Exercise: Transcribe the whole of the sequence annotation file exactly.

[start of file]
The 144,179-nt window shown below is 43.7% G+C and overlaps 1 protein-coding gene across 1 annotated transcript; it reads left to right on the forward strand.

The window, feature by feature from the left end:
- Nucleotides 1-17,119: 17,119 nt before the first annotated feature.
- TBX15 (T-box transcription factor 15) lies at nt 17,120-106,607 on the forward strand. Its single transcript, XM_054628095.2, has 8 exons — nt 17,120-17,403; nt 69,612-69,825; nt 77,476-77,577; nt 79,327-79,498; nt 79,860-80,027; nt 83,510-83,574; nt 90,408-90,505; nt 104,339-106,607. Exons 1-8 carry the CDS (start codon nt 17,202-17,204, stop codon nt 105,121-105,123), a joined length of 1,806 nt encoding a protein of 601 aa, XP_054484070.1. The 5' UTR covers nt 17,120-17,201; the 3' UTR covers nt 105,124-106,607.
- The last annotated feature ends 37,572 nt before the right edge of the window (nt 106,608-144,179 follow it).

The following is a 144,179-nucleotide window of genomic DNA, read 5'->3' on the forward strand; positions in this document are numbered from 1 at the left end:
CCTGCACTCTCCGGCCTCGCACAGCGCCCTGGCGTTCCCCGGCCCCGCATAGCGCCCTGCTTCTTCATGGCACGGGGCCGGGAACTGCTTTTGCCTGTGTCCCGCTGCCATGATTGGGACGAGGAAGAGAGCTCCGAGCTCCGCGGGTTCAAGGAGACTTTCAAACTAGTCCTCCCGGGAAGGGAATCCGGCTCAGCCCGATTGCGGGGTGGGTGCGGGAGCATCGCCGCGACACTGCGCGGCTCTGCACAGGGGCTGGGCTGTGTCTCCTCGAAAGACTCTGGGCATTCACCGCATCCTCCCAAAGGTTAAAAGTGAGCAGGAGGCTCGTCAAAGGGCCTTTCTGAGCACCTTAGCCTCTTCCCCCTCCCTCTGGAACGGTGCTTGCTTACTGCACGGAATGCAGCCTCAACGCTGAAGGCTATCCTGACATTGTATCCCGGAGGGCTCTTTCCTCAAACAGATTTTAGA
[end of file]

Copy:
The 144,179-nt window shown below is 43.7% G+C and overlaps 1 protein-coding gene across 1 annotated transcript; it reads left to right on the forward strand.

The window, feature by feature from the left end:
- Nucleotides 1-17,119: 17,119 nt before the first annotated feature.
- TBX15 (T-box transcription factor 15) lies at nt 17,120-106,607 on the forward strand. Its single transcript, XM_054628095.2, has 8 exons — nt 17,120-17,403; nt 69,612-69,825; nt 77,476-77,577; nt 79,327-79,498; nt 79,860-80,027; nt 83,510-83,574; nt 90,408-90,505; nt 104,339-106,607. Exons 1-8 carry the CDS (start codon nt 17,202-17,204, stop codon nt 105,121-105,123), a joined length of 1,806 nt encoding a protein of 601 aa, XP_054484070.1. The 5' UTR covers nt 17,120-17,201; the 3' UTR covers nt 105,124-106,607.
- The last annotated feature ends 37,572 nt before the right edge of the window (nt 106,608-144,179 follow it).

The following is a 144,179-nucleotide window of genomic DNA, read 5'->3' on the forward strand; positions in this document are numbered from 1 at the left end:
CCTGCACTCTCCGGCCTCGCACAGCGCCCTGGCGTTCCCCGGCCCCGCATAGCGCCCTGCTTCTTCATGGCACGGGGCCGGGAACTGCTTTTGCCTGTGTCCCGCTGCCATGATTGGGACGAGGAAGAGAGCTCCGAGCTCCGCGGGTTCAAGGAGACTTTCAAACTAGTCCTCCCGGGAAGGGAATCCGGCTCAGCCCGATTGCGGGGTGGGTGCGGGAGCATCGCCGCGACACTGCGCGGCTCTGCACAGGGGCTGGGCTGTGTCTCCTCGAAAGACTCTGGGCATTCACCGCATCCTCCCAAAGGTTAAAAGTGAGCAGGAGGCTCGTCAAAGGGCCTTTCTGAGCACCTTAGCCTCTTCCCCCTCCCTCTGGAACGGTGCTTGCTTACTGCACGGAATGCAGCCTCAACGCTGAAGGCTATCCTGACATTGTATCCCGGAGGGCTCTTTCCTCAAACAGATTTTAGA